It was all going so well. England, rejuvenated on all manner of fronts; Wales, in contrast, heads dipping after losing two front-row forwards. Then came Thursday's non-contact session which proved to be anything but for Riki Flutey.
The Brive inside centre, essential to England's plans, took a knee to his thigh as he did a grappling exercise with a colleague and was yesterday ruled out of today's Six Nations opener with a dead leg.
Leicester's Toby Flood steps into the No 12 jersey, with Bath's Shontayne Hape, the uncapped former New Zealand rugby league international, moving up to the bench. On such margins do the odds tilt.
Flutey became increasingly influential during last season's Six Nations, his four tries putting him equal with Brian O'Driscoll as the tournament's leading try-scorer and enabling England to finish as runners-up.
New Zealand-born Flutey went on the Lions tour, but injured his knee and only featured in the third Test; he then missed the autumn internationals after undergoing a shoulder operation.
England duly spluttered. Flood is no mean operator himself, although his fine work for Leicester this season has been done at out-half. He lacks Flutey's edge, though, his abrasiveness in the tackle and perhaps even his settling effect on the man inside, Jonny Wilkinson.
Flutey's absence may alter perspectives on a day when Twickenham's centenary is celebrated. Some slack may be cut if England lack fluency, although there might still be dire consequence if they do not manage to kick-start their Six Nations campaign with a performance of bite, devil and direction.
England supporters still expect. The faithful have continued to flock to their vantage points in much the manner they have done this past hundred years, imbued with a sense of hope for the most part, cocksure expectation appearing only during the 1990s and pre-2003 World Cup-winning years.
And now? Part fingers crossed, part fingers-over-eyes. There have been some dreadfully lame England performances this past few years, offset by the unheralded rat-a-tat-tat volley of tries against a hapless France side 12 months ago.
England followers yearn for some sign of consistency, a sense of bounce and belief in the team's prospects. The coaches will patiently point out that England top-scored in last season's championship, with 16 tries.
It is a fair rejoinder. But how many supporters will skip along to Twickenham today with lightness in their soul and relish in their eyes? Very few.
This England generation has yet to earn the trust of the public, to convert the congregation from followers to believers.
There is little doubt that today's stage is a perfect setting for changing that. This way for the life-affirming dip into the waters. Confirmation awaits, if only Johnson's side can translate the energy that has been crackling around camp this week into a display of significance. It can happen, but so, too, can the opposite scenario. And that is why this fixture gets the juices flowing.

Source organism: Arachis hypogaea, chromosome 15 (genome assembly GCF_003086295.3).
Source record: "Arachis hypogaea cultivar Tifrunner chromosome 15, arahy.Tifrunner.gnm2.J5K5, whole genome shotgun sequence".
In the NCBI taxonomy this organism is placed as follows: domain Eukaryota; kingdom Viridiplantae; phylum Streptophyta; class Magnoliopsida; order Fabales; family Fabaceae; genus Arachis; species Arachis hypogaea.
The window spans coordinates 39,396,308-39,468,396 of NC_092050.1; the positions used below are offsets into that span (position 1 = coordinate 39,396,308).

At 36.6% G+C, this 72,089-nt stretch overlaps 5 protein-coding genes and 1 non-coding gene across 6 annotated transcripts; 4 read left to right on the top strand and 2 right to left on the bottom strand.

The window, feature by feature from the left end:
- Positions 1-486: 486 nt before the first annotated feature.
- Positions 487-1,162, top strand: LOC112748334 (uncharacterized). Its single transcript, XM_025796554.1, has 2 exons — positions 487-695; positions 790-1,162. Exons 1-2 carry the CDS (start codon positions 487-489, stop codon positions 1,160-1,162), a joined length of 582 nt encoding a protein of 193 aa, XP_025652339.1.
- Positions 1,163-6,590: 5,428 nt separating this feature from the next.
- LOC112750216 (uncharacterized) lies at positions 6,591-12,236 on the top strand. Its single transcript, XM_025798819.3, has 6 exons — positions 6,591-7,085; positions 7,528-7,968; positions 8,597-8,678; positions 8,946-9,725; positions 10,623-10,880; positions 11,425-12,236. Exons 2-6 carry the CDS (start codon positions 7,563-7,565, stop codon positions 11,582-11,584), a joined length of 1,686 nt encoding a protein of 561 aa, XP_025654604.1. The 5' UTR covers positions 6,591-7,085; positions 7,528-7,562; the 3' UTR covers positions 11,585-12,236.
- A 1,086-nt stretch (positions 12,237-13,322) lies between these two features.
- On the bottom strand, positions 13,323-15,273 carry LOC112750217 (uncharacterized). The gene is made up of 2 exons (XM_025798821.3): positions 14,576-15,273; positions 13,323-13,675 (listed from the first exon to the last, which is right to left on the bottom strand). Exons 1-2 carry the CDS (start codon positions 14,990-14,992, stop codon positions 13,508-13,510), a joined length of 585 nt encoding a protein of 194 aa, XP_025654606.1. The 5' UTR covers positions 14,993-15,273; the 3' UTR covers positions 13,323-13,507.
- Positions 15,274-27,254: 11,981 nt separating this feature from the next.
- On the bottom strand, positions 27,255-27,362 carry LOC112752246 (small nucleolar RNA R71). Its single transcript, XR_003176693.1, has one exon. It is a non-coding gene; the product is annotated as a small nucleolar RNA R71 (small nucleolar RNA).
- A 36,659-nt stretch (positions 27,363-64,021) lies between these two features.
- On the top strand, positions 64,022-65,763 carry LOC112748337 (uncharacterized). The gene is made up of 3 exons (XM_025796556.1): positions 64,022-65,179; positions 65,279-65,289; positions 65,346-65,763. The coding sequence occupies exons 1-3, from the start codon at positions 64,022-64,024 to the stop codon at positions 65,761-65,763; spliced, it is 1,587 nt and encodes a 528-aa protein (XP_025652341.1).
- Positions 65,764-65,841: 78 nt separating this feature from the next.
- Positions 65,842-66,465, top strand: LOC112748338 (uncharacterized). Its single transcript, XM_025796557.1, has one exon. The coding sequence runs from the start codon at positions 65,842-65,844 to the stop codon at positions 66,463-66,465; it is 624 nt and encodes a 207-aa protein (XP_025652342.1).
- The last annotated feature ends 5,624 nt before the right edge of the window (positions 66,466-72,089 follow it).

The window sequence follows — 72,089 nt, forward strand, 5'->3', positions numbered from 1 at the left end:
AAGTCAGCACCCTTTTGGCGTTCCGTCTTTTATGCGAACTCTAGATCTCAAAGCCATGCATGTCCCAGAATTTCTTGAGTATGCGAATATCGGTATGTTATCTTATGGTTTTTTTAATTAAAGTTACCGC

It has been a long time since a match on the opening day of a championship came laden with such ramifications. An England victory would send the side hurtling onwards through the tournament and towards the 2011 World Cup with enhanced credentials. Defeat would be so deflating, so ruinous.
The inquest into Johnson's credibility would open with renewed vigour.
So much for what is at stake. What, in truth, might happen?
England are certainly much better equipped than they were in the autumn to deal with whatever Wales throw at them. The loss of loose-head prop Gethin Jenkins and hooker Matthew Rees has diluted the Welsh challenge.
They might well have had an edge in the tight scrummage, with consequences elsewhere.
Scrum-half Gareth Cooper, stepping in for the injured Mike Phillips and Dwayne Peel, would have had less pressure on him, leaving greater scope for Jamie Roberts, James Hook and Shane Williams to make merry.
Instead, the scrummaging contest looks even, as does the line-out.
The breakdown, as ever, will settle so much. It is time for Lewis Moody to lead the back-row charge.
If the blond mop of Moody shows ahead of the ginger crop of Wales' Martyn Williams, England will be in business.
Wales are grittier than they used to be and have lost only two championship matches in two years. The contest will be fiery and relentless, with England to sneak home. (Daily Telegraph, London)
England -- D Armitage; M Cueto, M Tait, T Flood, U Monye; J Wilkinson, D Care; T Payne, D Hartley, D Wilson; S Shaw, S Borthwick (capt); J Haskell, L Moody, N Easter. Replacements: S Thompson, D Cole, L Deacon, S Armitage, P Hodgson, S Hape, B Foden.
Wales -- L Byrne; T James, J Hook, J Roberts, S Williams; S Jones, G Cooper; P James, G Williams, A Jones; A-W Jones, L Charteris; A Powell, M Williams, R Jones (capt). Replacements: H Bennett, R Gill, B Davies, J Thomas, R Rees, A Bishop, L Halfpenny.
England v Wales
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